DANIA BEACH

Field of seven vie for spots on Dania Beach commission

 

Airport expansion, property taxes are biggest concerns to candidates.

kmalambri@MiamiHerald.com

With three spots up for grabs on the Dania Beach City Commission, residents are hearing lots of promises:

We’ll continue the fight against airport expansion.

We’ll reduce your property taxes.

We’ll help the city grow into a seaside tourist gem.

The seven candidates include two incumbents, several activists and a former citizen of the year. They are: Chickie Brandimart, Walter Duke, Bruce Hannover, Bill Harris, Albert C. Jones, C.K. McElyea and Rae L. Sandler.

Incumbents Duke and McElyea are running for re-election; the third spot on the dais currently belongs to Commissioner Anne Castro, who is prohibited from running due to term limits.

Brandimarte, 75, has been president of the Seniors Club for the last 11 years, captain of two “citizen on patrol’’ units and was named the Broward County Citizen of the Year in 2001. She also received a TRIADS citizen award in 2011 from the national Sheriff’s Association, in recognition of her work with law enforcement protecting seniors. Brandimarte served on the Dania Beach Housing Board, and along with being on the board of directors in the mid-2000s for Meadowbrook condos, she founded the Dania Beach Men’s and Women’s Club. Now, she works as a nurse.

Brandimarte said she is concerned about the flooding that occurs in some parts of the city.

“I am especially concerned about the airport expansion’s impact to our neighbors all over Dania Beach,” she said via email.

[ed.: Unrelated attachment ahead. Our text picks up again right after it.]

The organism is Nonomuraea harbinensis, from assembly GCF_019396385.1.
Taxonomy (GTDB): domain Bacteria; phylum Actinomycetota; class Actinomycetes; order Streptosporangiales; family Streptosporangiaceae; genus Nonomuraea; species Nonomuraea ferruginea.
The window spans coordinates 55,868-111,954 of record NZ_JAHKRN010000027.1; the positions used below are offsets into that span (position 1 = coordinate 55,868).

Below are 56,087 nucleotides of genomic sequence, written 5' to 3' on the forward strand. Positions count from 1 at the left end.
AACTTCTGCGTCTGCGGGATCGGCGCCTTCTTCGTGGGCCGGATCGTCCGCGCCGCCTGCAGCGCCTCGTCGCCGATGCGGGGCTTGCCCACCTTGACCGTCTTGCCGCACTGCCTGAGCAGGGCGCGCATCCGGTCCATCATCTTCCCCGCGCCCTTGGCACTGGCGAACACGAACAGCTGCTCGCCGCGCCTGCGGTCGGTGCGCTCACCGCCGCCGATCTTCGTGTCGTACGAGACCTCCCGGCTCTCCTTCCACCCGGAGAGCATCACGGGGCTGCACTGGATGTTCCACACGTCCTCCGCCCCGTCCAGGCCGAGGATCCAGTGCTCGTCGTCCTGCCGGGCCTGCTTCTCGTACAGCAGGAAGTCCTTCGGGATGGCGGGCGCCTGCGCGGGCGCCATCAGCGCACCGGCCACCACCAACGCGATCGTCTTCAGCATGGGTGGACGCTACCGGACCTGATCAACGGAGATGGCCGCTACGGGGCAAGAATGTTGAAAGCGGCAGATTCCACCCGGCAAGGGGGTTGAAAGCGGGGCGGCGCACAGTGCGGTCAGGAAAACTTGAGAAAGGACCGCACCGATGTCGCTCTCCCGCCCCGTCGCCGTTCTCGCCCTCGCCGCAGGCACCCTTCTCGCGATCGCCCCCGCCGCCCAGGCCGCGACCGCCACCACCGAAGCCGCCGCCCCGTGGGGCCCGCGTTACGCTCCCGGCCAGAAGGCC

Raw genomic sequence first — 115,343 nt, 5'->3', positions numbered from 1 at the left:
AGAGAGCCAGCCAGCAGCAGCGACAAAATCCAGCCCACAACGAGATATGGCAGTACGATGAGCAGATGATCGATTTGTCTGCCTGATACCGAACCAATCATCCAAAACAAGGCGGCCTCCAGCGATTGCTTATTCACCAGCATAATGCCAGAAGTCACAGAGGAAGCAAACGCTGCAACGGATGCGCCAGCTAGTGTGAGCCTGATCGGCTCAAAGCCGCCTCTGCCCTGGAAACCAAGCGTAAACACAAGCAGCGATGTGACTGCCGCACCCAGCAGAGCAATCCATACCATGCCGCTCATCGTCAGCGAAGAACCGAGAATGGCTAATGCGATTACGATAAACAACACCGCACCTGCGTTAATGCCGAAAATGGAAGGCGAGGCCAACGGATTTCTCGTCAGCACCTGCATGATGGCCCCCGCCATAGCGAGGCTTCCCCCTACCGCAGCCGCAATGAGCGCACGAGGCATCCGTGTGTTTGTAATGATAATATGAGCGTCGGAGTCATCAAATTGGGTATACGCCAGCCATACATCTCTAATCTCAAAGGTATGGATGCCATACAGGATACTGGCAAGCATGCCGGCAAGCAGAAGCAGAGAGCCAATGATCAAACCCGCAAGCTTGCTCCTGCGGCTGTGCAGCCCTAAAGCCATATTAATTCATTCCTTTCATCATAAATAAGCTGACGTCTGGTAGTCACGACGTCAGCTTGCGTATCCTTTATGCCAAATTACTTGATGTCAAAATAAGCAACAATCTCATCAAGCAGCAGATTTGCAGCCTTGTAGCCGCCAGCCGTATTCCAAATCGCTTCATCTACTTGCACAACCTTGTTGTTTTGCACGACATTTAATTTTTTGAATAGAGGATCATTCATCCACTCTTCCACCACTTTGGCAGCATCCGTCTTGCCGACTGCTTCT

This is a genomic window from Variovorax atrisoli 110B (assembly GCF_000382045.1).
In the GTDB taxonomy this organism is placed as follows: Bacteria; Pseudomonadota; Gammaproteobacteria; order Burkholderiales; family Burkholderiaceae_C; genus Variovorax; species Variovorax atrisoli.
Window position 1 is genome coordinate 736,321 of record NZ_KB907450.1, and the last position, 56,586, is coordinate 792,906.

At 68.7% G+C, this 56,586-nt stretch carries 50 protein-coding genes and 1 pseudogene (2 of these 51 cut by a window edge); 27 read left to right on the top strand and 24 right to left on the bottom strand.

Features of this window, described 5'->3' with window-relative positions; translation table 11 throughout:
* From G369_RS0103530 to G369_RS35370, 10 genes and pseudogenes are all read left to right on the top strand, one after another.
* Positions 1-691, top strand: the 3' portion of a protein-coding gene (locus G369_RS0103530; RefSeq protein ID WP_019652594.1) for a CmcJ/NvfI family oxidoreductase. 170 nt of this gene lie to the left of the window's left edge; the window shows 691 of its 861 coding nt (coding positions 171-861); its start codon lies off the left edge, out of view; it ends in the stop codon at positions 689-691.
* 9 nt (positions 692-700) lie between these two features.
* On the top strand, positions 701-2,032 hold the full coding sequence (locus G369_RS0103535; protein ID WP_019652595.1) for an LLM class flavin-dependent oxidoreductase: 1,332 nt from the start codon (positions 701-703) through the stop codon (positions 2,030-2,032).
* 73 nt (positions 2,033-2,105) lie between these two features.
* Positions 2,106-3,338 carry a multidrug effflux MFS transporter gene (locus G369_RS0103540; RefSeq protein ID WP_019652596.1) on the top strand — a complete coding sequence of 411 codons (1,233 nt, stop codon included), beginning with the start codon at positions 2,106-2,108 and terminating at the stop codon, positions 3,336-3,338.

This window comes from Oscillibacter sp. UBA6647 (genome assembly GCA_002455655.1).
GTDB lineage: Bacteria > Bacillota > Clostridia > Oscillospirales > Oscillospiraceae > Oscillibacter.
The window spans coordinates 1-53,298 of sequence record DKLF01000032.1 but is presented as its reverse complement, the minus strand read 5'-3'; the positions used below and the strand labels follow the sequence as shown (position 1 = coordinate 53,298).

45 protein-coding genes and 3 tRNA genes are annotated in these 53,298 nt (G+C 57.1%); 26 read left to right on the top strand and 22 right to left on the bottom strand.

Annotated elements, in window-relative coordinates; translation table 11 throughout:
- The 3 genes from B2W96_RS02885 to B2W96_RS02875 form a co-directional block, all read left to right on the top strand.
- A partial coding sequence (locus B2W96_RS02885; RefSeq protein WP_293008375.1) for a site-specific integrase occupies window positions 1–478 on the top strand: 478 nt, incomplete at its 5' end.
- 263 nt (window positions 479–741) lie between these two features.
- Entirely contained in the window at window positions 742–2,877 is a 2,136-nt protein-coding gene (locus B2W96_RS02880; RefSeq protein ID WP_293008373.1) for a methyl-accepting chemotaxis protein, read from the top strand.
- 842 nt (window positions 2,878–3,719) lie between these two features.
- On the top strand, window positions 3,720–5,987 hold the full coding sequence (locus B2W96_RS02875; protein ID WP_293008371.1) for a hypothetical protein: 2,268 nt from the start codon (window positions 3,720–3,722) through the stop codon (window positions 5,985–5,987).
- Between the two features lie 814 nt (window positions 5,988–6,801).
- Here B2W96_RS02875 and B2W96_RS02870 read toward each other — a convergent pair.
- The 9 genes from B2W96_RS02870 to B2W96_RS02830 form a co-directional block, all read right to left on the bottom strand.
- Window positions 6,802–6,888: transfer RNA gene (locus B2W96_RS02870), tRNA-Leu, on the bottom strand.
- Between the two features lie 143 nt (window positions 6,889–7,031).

Duke has served on the Dania Beach City Commission since 2009. He has also served on Dania Beach’s Community Redevelopment Agency.

Creating jobs in Dania Beach and continuing with the redevelopment of the city are his biggest goals, Duke said.

Duke, 52, currently serves as president of Clobus, McLemore & Duke, Inc., a commercial real estate appraisal firm, and has previously served as president of the South Florida Chapter of the Appraisal Institute.

“My goal is to make Dania Beach become the best city of its size in America and that’s what I have been working on,” he said. He has been a resident of the city for five years.

Hannover, 58, has been a resident of Dania Beach for 23 years. “Responsible” re-development is what he pinpoints as the biggest issue to him. He has been involved with fundraising, the Boy Scouts of America, helping organize events at St. David’s Catholic Church and has worked in communications. Now Hannover is responsible for the sound reinforcement division of Dunne Music, working to set up sound systems in houses of worship.

He says it’s time for some “new blood” on the commission.

“There’s a lot of people who have been involved for many, many, many years and perhaps it’s time for them to yield to people who have been observing for many years,” Hannover said.

He also said his focus would be on protecting neighborhoods from crime and keeping them clean as well as maintaining or increasing the city’s tax base.